The corollary to this would be enhancing the government's legitimacy, particularly through support of Afghan institutions and security forces. International troops are essential to create a security umbrella for such developments to take place. However, the current focus on increasing troop numbers is meaningless if there is not a strategic plan in which building local capacity is the priority. Most Afghans are still far more fearful of what would happen should foreign troops leave than if they stay, but there are limits to their patience. Enhanced Afghan institutions taking the lead would help negate the Taliban's relentlessly xenophobic campaign.

The Afghan government still needs to prove that this is an administration worth fighting for. It should tackle the current culture of impunity in cases of corruption and abuses by members of the administration. The international community, too, must foster accountability in its actions. With Guantanamo having entered the folk culture of Afghanistan, appearing in poems and songs and undercutting claims about the rule of law, arbitrary detentions by Afghan and foreign forces alike must stop. Much greater transparency and accountability is also needed in cases where there are civilian deaths.

Propaganda may be powerful, but it can be countered by both better communications and, ultimately, with deeds on the ground.
 

Podcast / Asia

The U.S. and the Taliban after the Killing of al-Qaeda Leader Ayman al-Zawahiri

This week on Hold Your Fire! Richard Atwood speaks with Crisis Group’s Asia Director Laurel Miller about U.S. policy in Afghanistan, the Taliban’s foreign relations and what the killing of al-Qaeda leader Ayman al-Zawahiri in the Afghan capital Kabul says about the threat from transnational militants in Afghanistan a year into Taliban rule.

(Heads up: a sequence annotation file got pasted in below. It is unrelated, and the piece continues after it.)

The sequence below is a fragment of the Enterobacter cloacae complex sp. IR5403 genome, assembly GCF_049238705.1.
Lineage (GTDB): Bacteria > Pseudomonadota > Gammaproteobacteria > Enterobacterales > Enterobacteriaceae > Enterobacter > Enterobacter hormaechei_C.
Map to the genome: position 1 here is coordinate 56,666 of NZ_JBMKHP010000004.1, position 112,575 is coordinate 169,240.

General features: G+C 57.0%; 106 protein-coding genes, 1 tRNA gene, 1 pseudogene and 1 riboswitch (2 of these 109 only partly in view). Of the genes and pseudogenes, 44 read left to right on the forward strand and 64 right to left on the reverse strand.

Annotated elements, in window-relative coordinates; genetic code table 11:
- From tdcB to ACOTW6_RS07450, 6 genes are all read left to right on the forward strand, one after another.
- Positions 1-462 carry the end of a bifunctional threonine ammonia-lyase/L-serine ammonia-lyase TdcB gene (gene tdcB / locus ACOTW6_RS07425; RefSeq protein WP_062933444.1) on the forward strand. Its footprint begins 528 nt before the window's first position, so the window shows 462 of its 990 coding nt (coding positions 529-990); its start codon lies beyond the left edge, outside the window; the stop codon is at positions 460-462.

On 31 July, a U.S. drone strike killed al-Qaeda leader Ayman al-Zawahiri in the Afghan capital Kabul. Zawahiri appears to have been living in a house maintained by the family of powerful Taliban Interior Minister Sirajuddin Haqqani. His death came almost a year after U.S. troops pulled out of Afghanistan and the Taliban routed the former Afghan security forces and seized power. The Taliban’s uncompromising rule over the past year has seen girls denied their right to education, many other rights and freedoms curtailed and power tightly guarded within the Taliban movement. The Afghan economy has collapsed, owing in large part to the U.S. and other countries’ freezing Afghan Central Bank assets, keeping sanctions against the Taliban in place and denying the country non-humanitarian aid. Levels of violence across the country are mostly down, but Afghans’ plight is desperate, with a grave humanitarian crisis set to worsen over the winter. The Taliban’s apparent harbouring of Zawahiri seems unlikely to smooth relations between the new authorities in Kabul and the outside world. 

This week on Hold your Fire! Richard Atwood speaks with Crisis Group’s Asia Program Director Laurel Miller about U.S. policy in Afghanistan and the Taliban’s broader foreign relations after Zawahiri’s killing. They discuss what his presence and death in Kabul mean for U.S. policy and what they say about the threat posed by transnational militants sheltering in Afghanistan. They look into how countries in the region are seeking to protect their interests in Afghanistan, including by engaging with the de facto Taliban authorities, and how those countries – particularly Pakistan, which has faced an uptick of violence in the past year – view the danger from foreign militants in Afghanistan. They also look in depth at Washington’s goals in Afghanistan a year after the withdrawal and what balance it should strike between engaging the Taliban or seeking to isolate them. Just over a year after the U.S. withdrawal and Taliban takeover, they reflect back on Washington’s decision to pull out troops. 

Click here to listen on Apple Podcasts or Spotify.

For more on the situation in Afghanistan, check out Crisis Group’s recent report Afghanistan’s Security Challenges under the Taliban.